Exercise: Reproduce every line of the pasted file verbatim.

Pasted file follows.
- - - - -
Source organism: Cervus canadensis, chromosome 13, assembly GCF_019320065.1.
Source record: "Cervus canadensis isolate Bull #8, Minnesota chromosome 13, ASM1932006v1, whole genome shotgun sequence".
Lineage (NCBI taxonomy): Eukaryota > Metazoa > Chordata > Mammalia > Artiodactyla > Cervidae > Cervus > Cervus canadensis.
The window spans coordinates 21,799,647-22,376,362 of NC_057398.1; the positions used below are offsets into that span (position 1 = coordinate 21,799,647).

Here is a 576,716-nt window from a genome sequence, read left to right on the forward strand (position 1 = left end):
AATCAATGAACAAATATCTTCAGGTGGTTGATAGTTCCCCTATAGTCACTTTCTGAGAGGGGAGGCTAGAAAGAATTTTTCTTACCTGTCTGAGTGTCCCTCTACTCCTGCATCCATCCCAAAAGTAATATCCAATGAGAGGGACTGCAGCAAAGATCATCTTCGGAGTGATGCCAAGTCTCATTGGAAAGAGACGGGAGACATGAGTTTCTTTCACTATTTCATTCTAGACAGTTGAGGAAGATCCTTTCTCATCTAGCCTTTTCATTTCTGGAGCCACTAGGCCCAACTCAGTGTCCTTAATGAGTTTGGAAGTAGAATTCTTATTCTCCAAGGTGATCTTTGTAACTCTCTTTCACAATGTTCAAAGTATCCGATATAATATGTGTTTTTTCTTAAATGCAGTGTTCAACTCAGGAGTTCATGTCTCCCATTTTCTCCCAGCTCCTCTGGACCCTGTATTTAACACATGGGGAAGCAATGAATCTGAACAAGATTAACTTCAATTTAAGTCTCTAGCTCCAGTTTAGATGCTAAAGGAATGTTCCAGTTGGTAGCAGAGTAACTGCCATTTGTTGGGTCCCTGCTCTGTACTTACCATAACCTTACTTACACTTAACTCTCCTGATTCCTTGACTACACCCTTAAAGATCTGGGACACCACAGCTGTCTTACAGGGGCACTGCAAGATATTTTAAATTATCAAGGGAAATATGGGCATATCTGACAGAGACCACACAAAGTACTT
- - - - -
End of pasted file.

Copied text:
Source organism: Cervus canadensis, chromosome 13, assembly GCF_019320065.1.
Source record: "Cervus canadensis isolate Bull #8, Minnesota chromosome 13, ASM1932006v1, whole genome shotgun sequence".
Lineage (NCBI taxonomy): Eukaryota > Metazoa > Chordata > Mammalia > Artiodactyla > Cervidae > Cervus > Cervus canadensis.
The window spans coordinates 21,799,647-22,376,362 of NC_057398.1; the positions used below are offsets into that span (position 1 = coordinate 21,799,647).

Here is a 576,716-nt window from a genome sequence, read left to right on the forward strand (position 1 = left end):
AATCAATGAACAAATATCTTCAGGTGGTTGATAGTTCCCCTATAGTCACTTTCTGAGAGGGGAGGCTAGAAAGAATTTTTCTTACCTGTCTGAGTGTCCCTCTACTCCTGCATCCATCCCAAAAGTAATATCCAATGAGAGGGACTGCAGCAAAGATCATCTTCGGAGTGATGCCAAGTCTCATTGGAAAGAGACGGGAGACATGAGTTTCTTTCACTATTTCATTCTAGACAGTTGAGGAAGATCCTTTCTCATCTAGCCTTTTCATTTCTGGAGCCACTAGGCCCAACTCAGTGTCCTTAATGAGTTTGGAAGTAGAATTCTTATTCTCCAAGGTGATCTTTGTAACTCTCTTTCACAATGTTCAAAGTATCCGATATAATATGTGTTTTTTCTTAAATGCAGTGTTCAACTCAGGAGTTCATGTCTCCCATTTTCTCCCAGCTCCTCTGGACCCTGTATTTAACACATGGGGAAGCAATGAATCTGAACAAGATTAACTTCAATTTAAGTCTCTAGCTCCAGTTTAGATGCTAAAGGAATGTTCCAGTTGGTAGCAGAGTAACTGCCATTTGTTGGGTCCCTGCTCTGTACTTACCATAACCTTACTTACACTTAACTCTCCTGATTCCTTGACTACACCCTTAAAGATCTGGGACACCACAGCTGTCTTACAGGGGCACTGCAAGATATTTTAAATTATCAAGGGAAATATGGGCATATCTGACAGAGACCACACAAAGTACTT